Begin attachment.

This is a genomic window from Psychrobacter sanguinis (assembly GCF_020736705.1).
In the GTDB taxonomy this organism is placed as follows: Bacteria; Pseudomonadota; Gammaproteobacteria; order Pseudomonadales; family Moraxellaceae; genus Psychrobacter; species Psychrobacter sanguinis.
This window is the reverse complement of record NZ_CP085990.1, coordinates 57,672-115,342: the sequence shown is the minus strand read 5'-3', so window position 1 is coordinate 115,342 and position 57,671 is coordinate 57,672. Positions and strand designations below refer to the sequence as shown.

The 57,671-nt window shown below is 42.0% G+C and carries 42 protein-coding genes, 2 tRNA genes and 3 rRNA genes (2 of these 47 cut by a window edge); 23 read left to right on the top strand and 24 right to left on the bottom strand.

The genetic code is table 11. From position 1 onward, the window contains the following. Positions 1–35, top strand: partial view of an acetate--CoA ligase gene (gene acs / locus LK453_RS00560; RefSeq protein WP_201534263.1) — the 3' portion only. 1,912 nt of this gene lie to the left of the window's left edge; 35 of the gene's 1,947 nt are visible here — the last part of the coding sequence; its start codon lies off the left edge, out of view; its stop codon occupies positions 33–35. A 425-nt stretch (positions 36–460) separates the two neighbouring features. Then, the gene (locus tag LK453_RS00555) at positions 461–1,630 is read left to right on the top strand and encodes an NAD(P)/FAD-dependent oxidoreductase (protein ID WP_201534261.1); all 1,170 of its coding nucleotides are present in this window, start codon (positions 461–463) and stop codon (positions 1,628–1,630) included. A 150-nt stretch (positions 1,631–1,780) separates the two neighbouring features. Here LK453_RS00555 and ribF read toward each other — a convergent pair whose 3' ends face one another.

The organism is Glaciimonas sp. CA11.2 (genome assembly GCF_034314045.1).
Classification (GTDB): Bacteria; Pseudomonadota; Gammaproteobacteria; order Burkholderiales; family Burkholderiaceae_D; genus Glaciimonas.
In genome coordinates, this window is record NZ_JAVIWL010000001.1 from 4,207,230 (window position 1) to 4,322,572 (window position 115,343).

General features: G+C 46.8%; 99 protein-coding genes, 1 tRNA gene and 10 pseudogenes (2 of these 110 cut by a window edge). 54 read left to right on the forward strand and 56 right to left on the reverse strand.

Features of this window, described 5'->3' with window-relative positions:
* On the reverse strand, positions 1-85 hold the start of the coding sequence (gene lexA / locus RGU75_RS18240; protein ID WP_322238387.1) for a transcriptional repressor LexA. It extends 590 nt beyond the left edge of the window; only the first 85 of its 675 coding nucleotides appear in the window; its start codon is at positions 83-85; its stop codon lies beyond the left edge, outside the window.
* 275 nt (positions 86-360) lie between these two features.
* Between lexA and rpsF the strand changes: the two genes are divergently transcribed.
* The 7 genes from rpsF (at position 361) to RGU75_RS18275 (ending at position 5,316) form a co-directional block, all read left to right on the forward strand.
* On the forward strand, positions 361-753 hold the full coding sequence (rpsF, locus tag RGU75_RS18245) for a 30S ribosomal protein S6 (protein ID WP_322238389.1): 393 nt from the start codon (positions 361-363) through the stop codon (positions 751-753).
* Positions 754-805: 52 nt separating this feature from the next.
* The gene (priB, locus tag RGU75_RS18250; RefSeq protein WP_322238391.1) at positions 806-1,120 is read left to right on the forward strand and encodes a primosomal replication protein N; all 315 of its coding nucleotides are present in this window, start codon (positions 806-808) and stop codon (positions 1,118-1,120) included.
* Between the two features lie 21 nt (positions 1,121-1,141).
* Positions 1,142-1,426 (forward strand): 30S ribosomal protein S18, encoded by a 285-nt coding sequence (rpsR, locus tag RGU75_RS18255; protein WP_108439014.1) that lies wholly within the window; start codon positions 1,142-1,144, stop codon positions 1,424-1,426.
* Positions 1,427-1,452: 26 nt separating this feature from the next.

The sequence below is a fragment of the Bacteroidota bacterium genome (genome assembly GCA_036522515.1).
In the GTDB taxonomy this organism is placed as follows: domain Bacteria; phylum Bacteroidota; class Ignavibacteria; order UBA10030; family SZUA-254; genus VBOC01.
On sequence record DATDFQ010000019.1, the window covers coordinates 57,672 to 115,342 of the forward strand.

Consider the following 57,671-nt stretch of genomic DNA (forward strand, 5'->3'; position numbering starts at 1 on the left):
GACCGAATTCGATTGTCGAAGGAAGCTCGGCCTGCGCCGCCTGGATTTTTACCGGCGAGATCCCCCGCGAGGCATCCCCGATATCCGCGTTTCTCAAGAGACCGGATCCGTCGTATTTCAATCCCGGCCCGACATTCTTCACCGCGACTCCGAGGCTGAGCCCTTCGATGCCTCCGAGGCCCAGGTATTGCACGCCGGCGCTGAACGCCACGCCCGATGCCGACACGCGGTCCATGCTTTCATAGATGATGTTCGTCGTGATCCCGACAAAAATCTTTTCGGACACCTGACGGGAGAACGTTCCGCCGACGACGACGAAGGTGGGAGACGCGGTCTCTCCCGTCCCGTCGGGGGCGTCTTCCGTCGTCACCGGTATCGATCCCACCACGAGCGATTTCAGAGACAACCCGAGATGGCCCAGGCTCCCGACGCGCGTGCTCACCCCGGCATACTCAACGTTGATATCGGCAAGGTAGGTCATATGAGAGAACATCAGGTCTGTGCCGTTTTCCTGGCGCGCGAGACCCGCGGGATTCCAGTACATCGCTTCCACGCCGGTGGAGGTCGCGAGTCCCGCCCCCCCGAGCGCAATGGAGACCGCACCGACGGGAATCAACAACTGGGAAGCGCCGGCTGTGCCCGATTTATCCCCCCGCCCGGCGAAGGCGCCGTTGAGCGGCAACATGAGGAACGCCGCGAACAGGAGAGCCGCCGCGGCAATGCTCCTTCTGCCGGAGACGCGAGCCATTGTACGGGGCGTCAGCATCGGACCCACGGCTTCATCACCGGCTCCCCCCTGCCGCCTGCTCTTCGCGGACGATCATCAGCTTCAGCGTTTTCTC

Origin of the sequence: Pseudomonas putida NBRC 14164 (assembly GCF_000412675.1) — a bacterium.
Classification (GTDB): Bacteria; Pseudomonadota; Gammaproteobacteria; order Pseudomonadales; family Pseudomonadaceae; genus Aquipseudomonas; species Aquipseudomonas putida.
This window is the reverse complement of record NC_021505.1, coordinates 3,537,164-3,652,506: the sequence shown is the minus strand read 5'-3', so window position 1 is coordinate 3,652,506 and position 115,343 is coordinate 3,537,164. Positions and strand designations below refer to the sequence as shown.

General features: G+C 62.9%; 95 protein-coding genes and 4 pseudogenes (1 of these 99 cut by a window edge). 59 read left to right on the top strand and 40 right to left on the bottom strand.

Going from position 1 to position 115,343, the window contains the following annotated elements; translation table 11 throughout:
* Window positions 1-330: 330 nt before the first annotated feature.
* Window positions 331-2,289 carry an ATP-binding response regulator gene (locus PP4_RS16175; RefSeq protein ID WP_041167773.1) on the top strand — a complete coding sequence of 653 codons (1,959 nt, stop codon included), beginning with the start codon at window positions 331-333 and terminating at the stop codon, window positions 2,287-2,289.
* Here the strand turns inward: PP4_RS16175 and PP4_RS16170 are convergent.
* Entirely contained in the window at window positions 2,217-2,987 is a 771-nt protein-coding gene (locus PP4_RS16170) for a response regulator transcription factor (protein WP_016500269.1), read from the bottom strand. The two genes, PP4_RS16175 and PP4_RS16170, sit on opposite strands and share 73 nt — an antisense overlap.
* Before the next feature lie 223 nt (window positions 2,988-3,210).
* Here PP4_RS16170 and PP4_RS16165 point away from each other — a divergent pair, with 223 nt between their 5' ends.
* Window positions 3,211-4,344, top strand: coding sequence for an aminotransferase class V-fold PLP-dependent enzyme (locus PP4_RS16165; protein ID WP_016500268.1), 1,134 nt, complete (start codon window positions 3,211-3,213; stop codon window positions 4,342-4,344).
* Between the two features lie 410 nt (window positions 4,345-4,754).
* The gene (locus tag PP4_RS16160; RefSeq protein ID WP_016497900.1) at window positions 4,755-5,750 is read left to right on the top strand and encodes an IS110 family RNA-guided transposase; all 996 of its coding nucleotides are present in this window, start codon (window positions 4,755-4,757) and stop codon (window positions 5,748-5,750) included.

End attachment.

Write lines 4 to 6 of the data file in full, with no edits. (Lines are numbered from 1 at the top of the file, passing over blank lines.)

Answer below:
The 57,671-nt window shown below is 42.0% G+C and carries 42 protein-coding genes, 2 tRNA genes and 3 rRNA genes (2 of these 47 cut by a window edge); 23 read left to right on the top strand and 24 right to left on the bottom strand.

The genetic code is table 11. From position 1 onward, the window contains the following. Positions 1–35, top strand: partial view of an acetate--CoA ligase gene (gene acs / locus LK453_RS00560; RefSeq protein WP_201534263.1) — the 3' portion only. 1,912 nt of this gene lie to the left of the window's left edge; 35 of the gene's 1,947 nt are visible here — the last part of the coding sequence; its start codon lies off the left edge, out of view; its stop codon occupies positions 33–35. A 425-nt stretch (positions 36–460) separates the two neighbouring features. Then, the gene (locus tag LK453_RS00555) at positions 461–1,630 is read left to right on the top strand and encodes an NAD(P)/FAD-dependent oxidoreductase (protein ID WP_201534261.1); all 1,170 of its coding nucleotides are present in this window, start codon (positions 461–463) and stop codon (positions 1,628–1,630) included. A 150-nt stretch (positions 1,631–1,780) separates the two neighbouring features. Here LK453_RS00555 and ribF read toward each other — a convergent pair whose 3' ends face one another.

The organism is Glaciimonas sp. CA11.2 (genome assembly GCF_034314045.1).